Next I added the spices. The list of items for the filling of this pie were very, very simple. Apples, white sugar, cinnamon, and flour. That was it! Pretty nice because I don't like to buy a bunch of extra supplies just to use 1/8 of a teaspoon of something. I needed a much bigger bowl to mix this all together. Next time I might only add a bit of the mixture at a time so it doesn't all fall to the bottom of the apples. This happened and I couldn't really get to it.


Next step was the toughest because there were so many apples. Piling them all into the crust was harder than it looks, a balancing act. The sight of a huge pile of apples in a crust was what I had been looking forward to this whole time. Something about that imagery is, IMO, the epitome of baking an apple pie, the pinnacle of the project. My first apple pie. The pride.



Next step is to add butter to the pie so when it bakes it will melt all over the apples. I'm getting hungry.


Finally, the top of the pie goes on. Like I said before, I would have liked to cover the crust a bit better because it had dried slightly. I struggled a little to get the top of the pie to lay flat over the apples. It behaved sort of like a floppy hat. Pull the sides down, and the front and back pop out, and vice versa. Looking back, I may have been able to put the top of the pie on and let the room temperature and gravity take care of things for me.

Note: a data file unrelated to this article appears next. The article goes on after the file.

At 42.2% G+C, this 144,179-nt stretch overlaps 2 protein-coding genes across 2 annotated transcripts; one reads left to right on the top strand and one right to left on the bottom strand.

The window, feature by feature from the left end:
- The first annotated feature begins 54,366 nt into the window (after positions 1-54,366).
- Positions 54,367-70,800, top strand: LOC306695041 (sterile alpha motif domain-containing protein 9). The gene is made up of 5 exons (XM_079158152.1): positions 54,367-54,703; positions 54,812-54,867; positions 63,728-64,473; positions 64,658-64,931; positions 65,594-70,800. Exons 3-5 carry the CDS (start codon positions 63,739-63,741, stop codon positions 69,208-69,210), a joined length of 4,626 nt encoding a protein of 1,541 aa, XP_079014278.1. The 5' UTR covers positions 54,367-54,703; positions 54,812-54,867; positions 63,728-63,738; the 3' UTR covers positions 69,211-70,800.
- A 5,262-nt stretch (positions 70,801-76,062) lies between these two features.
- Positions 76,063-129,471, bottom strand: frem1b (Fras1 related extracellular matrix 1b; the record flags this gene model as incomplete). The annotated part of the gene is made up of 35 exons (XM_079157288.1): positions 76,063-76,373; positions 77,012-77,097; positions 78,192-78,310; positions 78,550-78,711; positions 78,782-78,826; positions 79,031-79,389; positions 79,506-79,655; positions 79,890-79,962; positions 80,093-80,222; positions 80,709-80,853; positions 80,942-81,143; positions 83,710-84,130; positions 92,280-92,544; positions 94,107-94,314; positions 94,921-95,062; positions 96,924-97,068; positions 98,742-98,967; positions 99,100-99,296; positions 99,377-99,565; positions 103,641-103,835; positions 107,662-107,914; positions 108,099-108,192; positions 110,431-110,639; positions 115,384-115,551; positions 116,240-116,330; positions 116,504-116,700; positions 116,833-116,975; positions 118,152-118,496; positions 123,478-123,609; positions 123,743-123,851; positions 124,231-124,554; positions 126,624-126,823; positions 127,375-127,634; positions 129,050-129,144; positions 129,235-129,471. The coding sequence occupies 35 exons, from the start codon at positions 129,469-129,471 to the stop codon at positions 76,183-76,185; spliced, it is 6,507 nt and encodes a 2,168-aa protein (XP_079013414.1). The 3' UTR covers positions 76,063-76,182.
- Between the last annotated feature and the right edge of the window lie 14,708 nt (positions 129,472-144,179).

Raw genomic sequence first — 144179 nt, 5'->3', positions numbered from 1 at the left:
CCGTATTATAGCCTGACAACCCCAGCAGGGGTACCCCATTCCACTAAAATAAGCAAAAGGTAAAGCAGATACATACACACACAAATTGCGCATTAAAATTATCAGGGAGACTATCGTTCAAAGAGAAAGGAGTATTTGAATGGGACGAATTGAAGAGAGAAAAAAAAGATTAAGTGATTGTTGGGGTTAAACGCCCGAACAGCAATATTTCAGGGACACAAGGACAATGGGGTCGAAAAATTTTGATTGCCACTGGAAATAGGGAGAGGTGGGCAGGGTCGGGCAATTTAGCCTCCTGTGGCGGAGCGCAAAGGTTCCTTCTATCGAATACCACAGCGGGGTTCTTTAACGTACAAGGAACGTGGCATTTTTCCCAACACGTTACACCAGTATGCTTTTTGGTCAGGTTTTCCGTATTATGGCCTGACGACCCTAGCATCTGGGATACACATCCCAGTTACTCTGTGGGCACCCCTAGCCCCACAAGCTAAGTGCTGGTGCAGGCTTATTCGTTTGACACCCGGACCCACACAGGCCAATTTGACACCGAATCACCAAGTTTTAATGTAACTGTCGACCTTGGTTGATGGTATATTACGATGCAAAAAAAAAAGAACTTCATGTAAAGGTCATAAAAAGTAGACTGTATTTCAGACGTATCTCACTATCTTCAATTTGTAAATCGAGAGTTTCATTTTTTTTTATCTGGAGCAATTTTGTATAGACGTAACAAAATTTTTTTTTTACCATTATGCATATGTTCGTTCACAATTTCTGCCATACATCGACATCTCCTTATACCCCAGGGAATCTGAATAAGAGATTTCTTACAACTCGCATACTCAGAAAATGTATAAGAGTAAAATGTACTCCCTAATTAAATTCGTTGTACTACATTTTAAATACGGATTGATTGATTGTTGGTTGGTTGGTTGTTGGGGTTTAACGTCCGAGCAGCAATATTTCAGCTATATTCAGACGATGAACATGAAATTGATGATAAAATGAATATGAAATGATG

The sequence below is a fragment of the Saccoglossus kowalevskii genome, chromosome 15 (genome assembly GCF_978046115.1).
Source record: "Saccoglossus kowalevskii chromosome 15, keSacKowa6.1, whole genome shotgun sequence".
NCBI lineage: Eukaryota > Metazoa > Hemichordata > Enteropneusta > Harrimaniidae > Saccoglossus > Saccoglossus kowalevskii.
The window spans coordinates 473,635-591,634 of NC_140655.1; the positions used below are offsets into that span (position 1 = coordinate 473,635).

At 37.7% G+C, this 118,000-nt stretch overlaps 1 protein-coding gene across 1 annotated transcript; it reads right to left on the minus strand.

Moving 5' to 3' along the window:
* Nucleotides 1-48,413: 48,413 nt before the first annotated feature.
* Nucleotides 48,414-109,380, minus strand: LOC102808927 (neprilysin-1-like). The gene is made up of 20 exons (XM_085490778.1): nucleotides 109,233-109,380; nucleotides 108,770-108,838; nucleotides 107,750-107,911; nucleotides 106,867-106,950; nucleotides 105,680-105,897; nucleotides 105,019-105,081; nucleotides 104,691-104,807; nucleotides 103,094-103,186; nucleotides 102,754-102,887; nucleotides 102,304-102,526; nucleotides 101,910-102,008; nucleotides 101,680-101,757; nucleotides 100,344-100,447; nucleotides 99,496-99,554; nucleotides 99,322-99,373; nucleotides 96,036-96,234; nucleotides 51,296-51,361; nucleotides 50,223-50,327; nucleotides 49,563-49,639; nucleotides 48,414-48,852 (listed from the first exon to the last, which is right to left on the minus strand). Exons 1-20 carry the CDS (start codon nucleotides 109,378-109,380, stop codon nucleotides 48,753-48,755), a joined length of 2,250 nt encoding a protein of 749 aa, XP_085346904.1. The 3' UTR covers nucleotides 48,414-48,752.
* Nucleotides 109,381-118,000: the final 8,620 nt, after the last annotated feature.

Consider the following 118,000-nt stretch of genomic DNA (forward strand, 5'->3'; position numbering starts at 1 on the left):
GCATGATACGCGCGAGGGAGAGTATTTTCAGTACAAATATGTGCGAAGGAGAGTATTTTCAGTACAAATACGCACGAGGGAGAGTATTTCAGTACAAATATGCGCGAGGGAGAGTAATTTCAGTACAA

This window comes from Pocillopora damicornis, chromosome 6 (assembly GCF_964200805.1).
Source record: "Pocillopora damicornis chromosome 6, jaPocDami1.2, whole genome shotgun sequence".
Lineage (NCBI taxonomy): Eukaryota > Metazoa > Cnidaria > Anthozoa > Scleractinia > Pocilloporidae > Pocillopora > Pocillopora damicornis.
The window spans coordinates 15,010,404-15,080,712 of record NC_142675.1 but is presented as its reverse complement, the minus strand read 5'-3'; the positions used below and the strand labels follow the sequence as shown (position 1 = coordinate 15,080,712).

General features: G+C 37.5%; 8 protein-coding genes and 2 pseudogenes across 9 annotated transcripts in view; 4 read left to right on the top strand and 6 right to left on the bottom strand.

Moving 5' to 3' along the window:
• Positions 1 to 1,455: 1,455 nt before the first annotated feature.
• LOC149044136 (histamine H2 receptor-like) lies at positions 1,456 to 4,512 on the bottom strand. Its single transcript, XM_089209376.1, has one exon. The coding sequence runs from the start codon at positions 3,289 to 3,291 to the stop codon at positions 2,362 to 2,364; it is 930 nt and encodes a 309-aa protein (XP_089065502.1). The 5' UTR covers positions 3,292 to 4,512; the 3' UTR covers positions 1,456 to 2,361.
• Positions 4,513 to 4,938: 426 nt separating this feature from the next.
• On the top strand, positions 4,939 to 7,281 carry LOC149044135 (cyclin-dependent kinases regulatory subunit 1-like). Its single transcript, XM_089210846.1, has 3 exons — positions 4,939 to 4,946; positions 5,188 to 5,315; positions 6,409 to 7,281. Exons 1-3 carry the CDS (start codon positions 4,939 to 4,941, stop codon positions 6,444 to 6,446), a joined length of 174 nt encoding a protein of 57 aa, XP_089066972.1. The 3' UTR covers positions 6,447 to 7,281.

I then folded over and crimped the edges of the pie, cut slits in the top, brushed it with egg yolks, and sprinkled it with sugar. The two photos on the left are before the egg yolk and sugar, the top right is after.





While the apple pie was in the oven I started working on the buttermilk pie. There really isn't much to this recipe. It's just a few basic ingredients mixed together, poured into the crust, and sprinkled on nutmeg. I actually really enjoyed working on this pie in contrast to the more labor intensive/high maintenance apple pie. I will keep this one in mind next time I want to make a really great, easy pie. Also, the nutmeg was an excellent touch.


Ta DAA! The apple pie came out of the oven just right.



So did the buttermilk pie.


Here are some more pictures of the apple pie after we cut into it. The pie was definitely better a day or two after we baked it.




I would 100% make either of these pies again. The apple was awesome, such a classic taste. The ratio of apples to crust was perfect. I was also very happy with the buttermilk pie. It was somewhat like a cross between a cheesecake and a sweet ricotta cheesecake. I'm really looking forward to the next apple pie during Christmastime. This one will be a spiced apple pie, so I'm expecting it to be quite different from our Thanksgiving apple pie. Keep an eye out!